The last time we saw Rob Corddry do mayhem-from-the-skies material, he was playing a family man encouraging the kids to party 1999-style in “Seeking a Friend for the End of the World.’’ Perfect — just the subversiveness you’d hope for from the “Childrens Hospital’’ series creator-star and former “Daily Show’’ correspondent. You spot his name in the advertising for the indie animated feature “Escape From Planet Earth,’’ and you instantly look forward to seeing what he’ll do with space stuff when it’s for a PG, Pixar-loving crowd.
Colorful as the 3-D aliens-among-us comedy is to look at, though, Corddry is handed a role that’s beige as can be, and so are his castmates. If “Escape’’ figures prominently into your February staycation plans, you won’t feel like you’ve thrown your money away, but the kids won’t still be buzzing about it when they get back to school, either.
Corddry plays extraterrestrial tech nerd Gary Supernova, a safety-minded worrier who mans the mission control board for the spacefaring exploits of his hotshot brother, Buzz Light—um, Scorch (Brendan Fraser). When Scorch recklessly blasts off to answer a distress call emanating from Earth, Gary frets, of course — as the control center computer (Ricky Gervais) points out, they’re talking about an evolution-challenged world notorious for swallowing up first-contact visitors. (A zippy history-of-Earth montage tosses together live-action images of Castro and ZZ Top to show just how nutso — and bearded — we are. It’s one of a few fresh, sly bits that you’ll wish turned up more often.)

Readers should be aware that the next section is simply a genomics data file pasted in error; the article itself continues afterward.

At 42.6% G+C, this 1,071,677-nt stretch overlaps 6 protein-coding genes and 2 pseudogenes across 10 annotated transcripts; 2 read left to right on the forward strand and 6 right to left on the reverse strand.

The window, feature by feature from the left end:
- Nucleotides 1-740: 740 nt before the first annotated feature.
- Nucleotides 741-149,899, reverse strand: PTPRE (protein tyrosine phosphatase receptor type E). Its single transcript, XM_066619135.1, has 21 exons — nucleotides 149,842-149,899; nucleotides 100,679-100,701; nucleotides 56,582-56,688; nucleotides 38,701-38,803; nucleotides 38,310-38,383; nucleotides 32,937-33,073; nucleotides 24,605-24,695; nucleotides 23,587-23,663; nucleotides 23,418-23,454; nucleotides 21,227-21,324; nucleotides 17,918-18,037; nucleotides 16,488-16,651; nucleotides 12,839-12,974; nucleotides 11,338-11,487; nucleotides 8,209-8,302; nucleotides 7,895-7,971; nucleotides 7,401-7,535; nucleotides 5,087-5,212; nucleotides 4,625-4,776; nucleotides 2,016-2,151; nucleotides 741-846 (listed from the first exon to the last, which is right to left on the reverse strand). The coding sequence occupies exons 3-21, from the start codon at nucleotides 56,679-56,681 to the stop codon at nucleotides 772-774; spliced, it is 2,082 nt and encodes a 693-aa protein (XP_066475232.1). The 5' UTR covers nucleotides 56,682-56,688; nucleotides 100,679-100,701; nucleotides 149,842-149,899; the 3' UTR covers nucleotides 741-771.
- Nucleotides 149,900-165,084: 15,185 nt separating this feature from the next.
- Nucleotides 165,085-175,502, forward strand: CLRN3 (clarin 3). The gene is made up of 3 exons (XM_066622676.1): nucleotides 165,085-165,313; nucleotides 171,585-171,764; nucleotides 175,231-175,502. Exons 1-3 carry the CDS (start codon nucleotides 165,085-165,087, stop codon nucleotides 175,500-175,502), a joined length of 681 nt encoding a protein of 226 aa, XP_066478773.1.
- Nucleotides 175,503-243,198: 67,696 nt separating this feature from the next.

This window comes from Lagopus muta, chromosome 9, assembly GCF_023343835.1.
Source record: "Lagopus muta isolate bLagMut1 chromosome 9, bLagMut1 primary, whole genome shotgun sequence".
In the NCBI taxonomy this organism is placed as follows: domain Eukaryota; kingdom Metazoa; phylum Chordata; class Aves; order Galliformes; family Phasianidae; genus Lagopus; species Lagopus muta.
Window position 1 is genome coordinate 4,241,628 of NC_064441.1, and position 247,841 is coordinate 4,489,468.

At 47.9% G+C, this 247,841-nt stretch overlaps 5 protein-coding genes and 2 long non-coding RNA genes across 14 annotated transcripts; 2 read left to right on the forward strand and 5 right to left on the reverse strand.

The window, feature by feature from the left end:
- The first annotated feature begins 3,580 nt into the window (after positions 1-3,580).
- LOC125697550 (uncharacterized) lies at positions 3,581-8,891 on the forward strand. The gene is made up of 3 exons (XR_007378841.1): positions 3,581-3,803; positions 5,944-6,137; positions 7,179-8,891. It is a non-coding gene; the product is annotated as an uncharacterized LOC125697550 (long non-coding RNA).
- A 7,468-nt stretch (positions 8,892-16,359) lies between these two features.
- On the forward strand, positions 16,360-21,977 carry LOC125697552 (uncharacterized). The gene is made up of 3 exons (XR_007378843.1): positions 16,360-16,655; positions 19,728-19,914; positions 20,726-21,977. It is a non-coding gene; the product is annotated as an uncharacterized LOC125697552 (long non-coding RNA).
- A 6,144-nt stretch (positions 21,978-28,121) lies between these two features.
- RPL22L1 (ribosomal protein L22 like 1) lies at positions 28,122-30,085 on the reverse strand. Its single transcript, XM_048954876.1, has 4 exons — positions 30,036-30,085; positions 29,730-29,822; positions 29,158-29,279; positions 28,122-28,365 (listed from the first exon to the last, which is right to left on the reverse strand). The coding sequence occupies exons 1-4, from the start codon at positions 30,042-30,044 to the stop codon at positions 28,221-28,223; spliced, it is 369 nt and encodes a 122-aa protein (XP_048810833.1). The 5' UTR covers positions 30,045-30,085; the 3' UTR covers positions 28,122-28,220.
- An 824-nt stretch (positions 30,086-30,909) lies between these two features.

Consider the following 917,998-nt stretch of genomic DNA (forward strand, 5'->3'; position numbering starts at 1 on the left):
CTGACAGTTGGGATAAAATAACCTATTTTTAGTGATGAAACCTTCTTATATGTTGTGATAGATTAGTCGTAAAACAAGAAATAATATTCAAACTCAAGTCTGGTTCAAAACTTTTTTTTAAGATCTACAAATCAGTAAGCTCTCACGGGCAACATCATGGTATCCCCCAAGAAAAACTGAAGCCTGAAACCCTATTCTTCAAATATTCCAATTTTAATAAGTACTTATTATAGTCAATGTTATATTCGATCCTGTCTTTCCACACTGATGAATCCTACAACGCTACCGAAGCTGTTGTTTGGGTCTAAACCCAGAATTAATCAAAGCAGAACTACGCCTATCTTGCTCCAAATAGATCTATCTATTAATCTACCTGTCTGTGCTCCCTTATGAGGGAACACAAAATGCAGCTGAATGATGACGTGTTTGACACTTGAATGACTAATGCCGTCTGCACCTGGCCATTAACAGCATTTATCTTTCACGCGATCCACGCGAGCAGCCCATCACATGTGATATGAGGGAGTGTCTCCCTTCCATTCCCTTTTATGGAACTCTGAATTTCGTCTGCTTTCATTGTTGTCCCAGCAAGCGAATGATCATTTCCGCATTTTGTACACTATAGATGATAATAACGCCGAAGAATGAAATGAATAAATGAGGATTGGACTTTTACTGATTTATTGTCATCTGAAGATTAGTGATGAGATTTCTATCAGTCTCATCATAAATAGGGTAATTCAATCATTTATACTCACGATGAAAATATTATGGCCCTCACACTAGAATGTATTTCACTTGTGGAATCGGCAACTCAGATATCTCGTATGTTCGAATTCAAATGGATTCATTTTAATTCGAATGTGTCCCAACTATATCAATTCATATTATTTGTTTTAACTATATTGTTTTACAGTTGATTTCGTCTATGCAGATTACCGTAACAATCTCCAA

Sure enough, Scorch is captured and locked away in a government facility we’re pretty sure we just saw in “Monsters vs. Aliens,’’ with a menagerie of other creatures (Craig Robinson, Jane Lynch, etc.). It’s clear the filmmakers are trying — they splice a lobster, a triceratops, and a Cyclops for Lynch’s character, and they recruit William Shatner to voice the megalomaniacal army general in charge — but these and other bids for something inspired just don’t click.
Meanwhile, when it comes to the main action — desk jockey Gary heading out into the field to save his brother — the story is content to competently follow the expected script. Which is fine, but also a waste of Corddry’s knack for the unexpected.